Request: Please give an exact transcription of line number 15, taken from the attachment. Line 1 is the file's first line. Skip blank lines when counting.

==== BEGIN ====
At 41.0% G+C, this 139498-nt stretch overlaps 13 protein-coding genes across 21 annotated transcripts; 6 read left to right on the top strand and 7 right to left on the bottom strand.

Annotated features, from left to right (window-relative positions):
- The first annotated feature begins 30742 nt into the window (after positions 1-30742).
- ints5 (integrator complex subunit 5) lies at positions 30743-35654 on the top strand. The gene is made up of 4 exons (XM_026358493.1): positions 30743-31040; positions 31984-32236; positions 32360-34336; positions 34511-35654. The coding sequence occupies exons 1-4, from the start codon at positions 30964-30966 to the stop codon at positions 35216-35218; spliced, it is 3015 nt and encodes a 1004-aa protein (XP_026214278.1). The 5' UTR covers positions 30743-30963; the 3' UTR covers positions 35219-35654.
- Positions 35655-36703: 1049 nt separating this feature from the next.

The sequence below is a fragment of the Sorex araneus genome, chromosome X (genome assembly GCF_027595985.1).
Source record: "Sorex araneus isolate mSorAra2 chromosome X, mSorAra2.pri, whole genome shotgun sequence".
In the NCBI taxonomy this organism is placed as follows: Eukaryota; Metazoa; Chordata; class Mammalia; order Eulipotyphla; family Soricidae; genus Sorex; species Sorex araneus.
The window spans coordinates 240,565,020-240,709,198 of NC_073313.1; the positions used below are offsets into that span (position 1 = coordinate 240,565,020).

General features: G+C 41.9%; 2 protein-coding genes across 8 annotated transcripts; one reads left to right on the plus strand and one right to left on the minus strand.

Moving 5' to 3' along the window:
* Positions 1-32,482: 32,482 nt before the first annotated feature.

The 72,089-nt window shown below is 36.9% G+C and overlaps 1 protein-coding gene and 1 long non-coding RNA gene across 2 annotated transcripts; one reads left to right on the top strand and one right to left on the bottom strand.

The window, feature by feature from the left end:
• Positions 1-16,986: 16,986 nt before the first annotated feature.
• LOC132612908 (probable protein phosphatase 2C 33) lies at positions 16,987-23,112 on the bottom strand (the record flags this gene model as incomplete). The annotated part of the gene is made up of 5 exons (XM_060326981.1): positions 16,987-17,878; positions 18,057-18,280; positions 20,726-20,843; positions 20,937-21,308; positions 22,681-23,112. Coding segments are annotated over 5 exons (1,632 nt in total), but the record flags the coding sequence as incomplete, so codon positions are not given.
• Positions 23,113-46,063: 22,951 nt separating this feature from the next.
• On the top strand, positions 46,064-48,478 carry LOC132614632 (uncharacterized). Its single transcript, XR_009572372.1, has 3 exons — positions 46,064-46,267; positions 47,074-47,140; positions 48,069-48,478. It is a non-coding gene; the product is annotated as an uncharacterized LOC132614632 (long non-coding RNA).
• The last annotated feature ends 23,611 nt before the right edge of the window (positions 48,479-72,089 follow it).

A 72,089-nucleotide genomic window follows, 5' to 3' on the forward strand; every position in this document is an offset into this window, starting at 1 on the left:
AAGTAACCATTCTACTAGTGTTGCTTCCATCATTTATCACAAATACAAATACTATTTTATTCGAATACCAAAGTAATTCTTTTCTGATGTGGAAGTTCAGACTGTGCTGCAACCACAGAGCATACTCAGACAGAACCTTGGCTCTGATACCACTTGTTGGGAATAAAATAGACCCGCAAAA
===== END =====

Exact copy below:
• Positions 1-16,986: 16,986 nt before the first annotated feature.